Why We Cut Stocks, Added Bonds Thursday & Friday

January 24, 2014

Global Concerns Increasing

Investors were greeted with more “red” Friday morning. The S&P futures were down 11 points two hours before the opening bell rang. The extension of Thursday’s sell-off was fueled, in part, by the currency markets. From The Wall Street Journal:

Investors dumped currencies in emerging markets, underscoring growing anxiety about the ability of developing nations to prop up their economies as they face uneven growth. The emerging-market slide reflects worries about outside forces—such as a shift in U.S. monetary policy, or China’s efforts to reorient its economy—colliding with domestic political and economic tensions, unsettling investors at home and abroad. Turkey, for instance, has been rocked by a deepening political crisis tied to corruption allegations. South Africa’s leadership has been under increasing fire for its failure to pull citizens out of poverty over the past two decades. Argentina’s struggle to right its course since its 2002 currency crisis has sent inflation soaring and weakened its international credibility further.

Monitoring The Market’s Tolerance For Risk

Technical analysis (TA) is the study of charts. TA often gets slumped together with voodoo and palm reading. The power of charts, and why they are used by the vast majority of pension funds, is they allow us to monitor the mechanism that sets asset prices. Our market model tracks the market’s pricing mechanism and allocates portfolios based on the observable evidence. The CCM Correlation Model is scaled between 0 and 100. We can think of 100 as sunny skies or favorable investor weather. A reading of 0 means we need to seek shelter/wear a coat.

Technical Temperature Dropping

The model’s reading at the close Wednesday was a still comfortable 77. If the temperature outside dropped from 77 to 50 in a matter of hours, logically, we would alter our clothing choices. Similarly, when the market’s tolerance for risk begins to drop sharply, it is logical to reduce exposure to growth-oriented assets, such as stocks, and increase exposure to more conservative assets, such as bonds. That is exactly what we did before the close Thursday; we reduced our allocation to stocks, and added Treasuries (TLT) to the mix. One example of an observable shift in investor sentiment can be seen in the stock (SPY) vs. bond (AGG) chart below. The fundamental concepts behind the chart were covered in Thursday’s article.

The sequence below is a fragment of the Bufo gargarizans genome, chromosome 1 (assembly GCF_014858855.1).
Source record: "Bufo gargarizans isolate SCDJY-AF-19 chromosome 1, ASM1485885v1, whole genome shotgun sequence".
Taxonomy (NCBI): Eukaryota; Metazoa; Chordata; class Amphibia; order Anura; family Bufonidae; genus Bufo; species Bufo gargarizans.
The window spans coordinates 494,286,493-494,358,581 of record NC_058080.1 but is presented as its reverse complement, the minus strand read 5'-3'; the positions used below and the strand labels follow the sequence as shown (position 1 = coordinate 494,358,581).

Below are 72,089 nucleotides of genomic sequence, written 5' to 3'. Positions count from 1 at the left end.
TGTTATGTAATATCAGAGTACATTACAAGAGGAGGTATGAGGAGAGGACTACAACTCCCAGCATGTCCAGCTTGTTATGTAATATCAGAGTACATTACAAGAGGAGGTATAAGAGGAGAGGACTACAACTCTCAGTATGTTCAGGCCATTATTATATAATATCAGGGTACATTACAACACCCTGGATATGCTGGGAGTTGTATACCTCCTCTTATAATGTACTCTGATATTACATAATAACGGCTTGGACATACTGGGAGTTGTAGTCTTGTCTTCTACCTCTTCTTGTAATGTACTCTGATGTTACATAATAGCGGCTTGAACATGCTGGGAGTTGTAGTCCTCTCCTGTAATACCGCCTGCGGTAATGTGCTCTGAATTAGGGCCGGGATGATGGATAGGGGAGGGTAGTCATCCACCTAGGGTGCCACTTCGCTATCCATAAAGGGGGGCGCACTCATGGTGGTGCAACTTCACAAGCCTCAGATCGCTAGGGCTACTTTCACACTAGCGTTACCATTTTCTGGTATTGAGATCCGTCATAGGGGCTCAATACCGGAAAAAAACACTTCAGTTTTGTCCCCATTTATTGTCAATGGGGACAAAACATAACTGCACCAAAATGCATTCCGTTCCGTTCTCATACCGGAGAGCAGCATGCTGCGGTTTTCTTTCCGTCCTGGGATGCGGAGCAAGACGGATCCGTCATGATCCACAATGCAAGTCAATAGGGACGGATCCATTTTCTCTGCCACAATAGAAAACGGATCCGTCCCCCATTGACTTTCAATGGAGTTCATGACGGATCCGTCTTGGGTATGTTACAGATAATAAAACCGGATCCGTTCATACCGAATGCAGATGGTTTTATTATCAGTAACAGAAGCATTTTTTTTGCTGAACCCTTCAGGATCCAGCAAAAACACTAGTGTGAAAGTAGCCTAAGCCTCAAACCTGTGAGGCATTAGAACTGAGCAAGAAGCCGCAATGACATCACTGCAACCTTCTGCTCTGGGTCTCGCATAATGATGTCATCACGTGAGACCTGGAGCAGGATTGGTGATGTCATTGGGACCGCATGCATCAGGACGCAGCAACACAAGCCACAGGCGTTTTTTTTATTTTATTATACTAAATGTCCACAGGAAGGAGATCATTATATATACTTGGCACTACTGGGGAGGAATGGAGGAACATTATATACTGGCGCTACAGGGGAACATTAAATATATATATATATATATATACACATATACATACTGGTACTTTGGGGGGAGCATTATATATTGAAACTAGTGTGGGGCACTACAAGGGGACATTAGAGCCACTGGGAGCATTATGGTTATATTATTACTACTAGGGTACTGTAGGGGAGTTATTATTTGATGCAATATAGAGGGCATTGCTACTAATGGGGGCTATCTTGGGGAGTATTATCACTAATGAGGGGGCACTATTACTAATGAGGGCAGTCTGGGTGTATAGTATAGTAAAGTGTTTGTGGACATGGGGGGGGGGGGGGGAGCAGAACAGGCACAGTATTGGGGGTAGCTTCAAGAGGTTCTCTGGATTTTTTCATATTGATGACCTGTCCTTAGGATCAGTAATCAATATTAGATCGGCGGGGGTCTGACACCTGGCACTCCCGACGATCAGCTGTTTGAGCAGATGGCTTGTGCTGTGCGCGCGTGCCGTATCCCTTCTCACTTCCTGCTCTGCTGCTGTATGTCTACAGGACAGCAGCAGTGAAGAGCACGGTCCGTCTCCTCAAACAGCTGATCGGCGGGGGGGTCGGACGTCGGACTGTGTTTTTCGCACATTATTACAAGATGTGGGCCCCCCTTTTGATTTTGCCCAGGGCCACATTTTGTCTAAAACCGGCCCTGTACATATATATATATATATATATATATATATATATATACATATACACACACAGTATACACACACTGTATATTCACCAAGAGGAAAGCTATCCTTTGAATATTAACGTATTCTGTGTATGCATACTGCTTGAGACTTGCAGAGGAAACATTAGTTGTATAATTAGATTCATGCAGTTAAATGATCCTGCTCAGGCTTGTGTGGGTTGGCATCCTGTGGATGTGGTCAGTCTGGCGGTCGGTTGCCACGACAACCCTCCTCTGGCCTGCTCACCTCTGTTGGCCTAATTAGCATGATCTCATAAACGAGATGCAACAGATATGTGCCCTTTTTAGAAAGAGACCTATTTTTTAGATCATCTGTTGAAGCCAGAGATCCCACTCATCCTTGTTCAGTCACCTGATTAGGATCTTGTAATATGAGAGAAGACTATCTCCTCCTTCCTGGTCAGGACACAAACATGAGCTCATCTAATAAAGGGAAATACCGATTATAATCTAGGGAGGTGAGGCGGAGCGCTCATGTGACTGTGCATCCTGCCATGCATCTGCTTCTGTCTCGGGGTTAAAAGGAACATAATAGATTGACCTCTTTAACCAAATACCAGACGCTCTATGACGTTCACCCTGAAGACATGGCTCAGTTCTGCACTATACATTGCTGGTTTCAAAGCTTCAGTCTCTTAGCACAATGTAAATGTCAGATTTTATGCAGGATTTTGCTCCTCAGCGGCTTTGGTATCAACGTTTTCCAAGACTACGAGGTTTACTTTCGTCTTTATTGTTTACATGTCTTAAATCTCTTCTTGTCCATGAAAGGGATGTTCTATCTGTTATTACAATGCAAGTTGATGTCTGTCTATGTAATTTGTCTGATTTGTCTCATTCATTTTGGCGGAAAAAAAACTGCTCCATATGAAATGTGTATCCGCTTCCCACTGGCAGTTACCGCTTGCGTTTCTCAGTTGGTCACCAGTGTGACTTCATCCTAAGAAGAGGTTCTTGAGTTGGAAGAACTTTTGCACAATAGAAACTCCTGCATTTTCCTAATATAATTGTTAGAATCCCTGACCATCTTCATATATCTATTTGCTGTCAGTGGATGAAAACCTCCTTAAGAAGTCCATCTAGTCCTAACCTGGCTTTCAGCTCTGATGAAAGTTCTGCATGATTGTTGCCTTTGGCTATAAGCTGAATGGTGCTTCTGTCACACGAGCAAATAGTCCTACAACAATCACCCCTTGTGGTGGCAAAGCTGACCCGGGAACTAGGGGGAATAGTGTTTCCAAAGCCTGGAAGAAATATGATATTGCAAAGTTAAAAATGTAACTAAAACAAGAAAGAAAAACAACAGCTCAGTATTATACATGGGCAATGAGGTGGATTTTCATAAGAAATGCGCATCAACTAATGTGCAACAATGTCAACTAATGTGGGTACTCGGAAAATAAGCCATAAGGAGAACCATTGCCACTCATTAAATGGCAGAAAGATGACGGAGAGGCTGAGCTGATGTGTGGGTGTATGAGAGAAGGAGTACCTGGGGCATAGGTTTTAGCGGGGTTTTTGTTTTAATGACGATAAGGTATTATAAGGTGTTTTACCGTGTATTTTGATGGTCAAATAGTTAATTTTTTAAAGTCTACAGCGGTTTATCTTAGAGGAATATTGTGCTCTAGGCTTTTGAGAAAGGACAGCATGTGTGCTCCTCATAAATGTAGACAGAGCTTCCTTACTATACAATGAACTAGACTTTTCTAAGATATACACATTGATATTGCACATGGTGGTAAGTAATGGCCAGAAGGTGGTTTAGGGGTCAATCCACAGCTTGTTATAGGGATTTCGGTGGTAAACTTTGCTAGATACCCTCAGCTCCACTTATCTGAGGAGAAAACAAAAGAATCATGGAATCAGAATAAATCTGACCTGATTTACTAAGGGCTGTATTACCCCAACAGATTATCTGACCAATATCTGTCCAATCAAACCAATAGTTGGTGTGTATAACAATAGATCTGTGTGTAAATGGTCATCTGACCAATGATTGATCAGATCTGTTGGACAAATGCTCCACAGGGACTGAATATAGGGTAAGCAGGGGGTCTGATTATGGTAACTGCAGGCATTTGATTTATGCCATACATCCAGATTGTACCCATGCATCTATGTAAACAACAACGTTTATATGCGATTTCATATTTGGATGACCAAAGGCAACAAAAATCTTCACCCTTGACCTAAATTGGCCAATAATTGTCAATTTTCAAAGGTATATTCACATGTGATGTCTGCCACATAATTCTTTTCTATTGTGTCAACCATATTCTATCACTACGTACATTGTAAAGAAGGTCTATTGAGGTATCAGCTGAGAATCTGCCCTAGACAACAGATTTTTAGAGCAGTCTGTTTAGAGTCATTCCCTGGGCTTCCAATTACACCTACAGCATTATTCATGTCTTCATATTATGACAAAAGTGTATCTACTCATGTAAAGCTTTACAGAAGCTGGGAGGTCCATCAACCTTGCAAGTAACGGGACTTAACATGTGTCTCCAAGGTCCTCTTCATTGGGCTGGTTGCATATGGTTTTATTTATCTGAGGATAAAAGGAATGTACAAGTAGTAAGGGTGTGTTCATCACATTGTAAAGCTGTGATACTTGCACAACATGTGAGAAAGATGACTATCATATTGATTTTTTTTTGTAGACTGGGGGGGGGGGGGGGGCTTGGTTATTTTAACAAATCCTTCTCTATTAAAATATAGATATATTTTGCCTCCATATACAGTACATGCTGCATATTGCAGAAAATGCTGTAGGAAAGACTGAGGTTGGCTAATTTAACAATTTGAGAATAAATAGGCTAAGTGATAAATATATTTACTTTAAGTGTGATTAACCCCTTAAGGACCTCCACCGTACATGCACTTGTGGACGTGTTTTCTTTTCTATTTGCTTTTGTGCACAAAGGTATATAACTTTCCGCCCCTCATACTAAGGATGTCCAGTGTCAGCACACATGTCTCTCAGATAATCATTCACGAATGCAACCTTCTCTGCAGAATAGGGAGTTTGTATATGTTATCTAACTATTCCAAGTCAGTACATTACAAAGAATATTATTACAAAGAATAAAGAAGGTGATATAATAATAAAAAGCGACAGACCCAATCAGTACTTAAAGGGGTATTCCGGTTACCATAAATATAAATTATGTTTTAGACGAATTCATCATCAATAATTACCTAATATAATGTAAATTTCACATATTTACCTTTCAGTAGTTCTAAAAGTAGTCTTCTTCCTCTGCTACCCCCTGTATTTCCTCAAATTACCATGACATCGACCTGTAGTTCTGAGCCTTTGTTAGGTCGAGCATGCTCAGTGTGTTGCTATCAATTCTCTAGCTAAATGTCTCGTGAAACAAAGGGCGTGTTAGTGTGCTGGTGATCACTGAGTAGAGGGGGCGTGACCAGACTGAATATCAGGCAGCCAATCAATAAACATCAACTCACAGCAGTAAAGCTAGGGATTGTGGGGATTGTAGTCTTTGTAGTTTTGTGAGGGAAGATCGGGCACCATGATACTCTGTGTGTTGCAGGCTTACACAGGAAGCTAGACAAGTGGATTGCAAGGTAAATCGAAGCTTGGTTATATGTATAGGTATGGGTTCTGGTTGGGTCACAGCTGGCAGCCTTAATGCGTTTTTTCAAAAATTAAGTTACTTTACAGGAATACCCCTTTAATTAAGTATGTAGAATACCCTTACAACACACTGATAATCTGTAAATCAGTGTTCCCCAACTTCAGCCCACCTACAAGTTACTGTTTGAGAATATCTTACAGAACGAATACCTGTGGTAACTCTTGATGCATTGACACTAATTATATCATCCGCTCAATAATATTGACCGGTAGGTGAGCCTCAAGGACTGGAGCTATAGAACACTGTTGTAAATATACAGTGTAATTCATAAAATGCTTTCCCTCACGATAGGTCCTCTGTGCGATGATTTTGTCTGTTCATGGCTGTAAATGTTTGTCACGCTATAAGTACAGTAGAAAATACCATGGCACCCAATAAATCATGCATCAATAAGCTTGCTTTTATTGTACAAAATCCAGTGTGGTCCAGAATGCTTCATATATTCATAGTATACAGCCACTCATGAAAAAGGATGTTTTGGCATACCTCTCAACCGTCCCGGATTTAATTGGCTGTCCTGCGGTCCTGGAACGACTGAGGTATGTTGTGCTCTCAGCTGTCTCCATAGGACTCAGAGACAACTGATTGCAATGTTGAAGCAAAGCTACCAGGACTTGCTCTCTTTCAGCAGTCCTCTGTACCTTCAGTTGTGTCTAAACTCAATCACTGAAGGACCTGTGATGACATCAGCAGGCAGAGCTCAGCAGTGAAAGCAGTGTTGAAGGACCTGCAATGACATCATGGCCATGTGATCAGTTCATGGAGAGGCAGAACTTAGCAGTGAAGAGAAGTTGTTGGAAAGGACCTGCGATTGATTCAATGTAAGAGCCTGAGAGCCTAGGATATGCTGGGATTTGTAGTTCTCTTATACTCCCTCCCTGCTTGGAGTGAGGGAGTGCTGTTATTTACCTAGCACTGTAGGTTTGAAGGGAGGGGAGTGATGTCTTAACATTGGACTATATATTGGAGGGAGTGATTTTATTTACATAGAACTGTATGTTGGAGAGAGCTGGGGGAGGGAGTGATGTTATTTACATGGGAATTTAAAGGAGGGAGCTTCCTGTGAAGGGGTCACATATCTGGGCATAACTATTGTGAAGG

Investment Implications – Nothing Radical, Just Some Adjustments

When the terms “contagion” and “crisis” begin to hit the news ticker, it is time to pay a little closer attention. This is not a time to overreact. Our recent chess moves simply bring our allocations in line with the market’s current tolerance for risk. From Bloomberg:

The worst selloff in emerging-market currencies in five years is beginning to reveal the extent of the fallout from the Federal Reserve’s tapering of monetary stimulus, compounded by growing political and financial instability. Investors are losing confidence in some of the biggest developing nations, extending the currency-market rout triggered last year when the Fed first signaled it would scale back stimulus. While Brazil, Russia, India, China and South Africa were the engines of global growth following the financial crisis in 2008, emerging markets now pose a threat to world financial stability.

Market Will Determine Our Next Move

If it is 50 degrees outside and I am wearing a jacket, logically, if the temperature returns to 85, I will adjust by removing the jacket. Similarly, if the market can find support from buyers, we are happy to incrementally move back toward a more growth-oriented allocation. Conversely, if the technical temperature continues to drop, we will consider cutting stocks further and ratcheting up the bond side of the portfolio. The temperature analogy is tied directly to the stock market and investment allocations. A Friday morning tweet answers “where do we go from here?”

This entry was posted on Friday, January 24th, 2014 at 10:45 am and is filed under Stocks - U.S.. You can follow any responses to this entry through the RSS 2.0 feed. Both comments and pings are currently closed.

The Fourth Coinage Act of 1873 embraced the gold standard and demonetized silver, known as the “Crime of 73”

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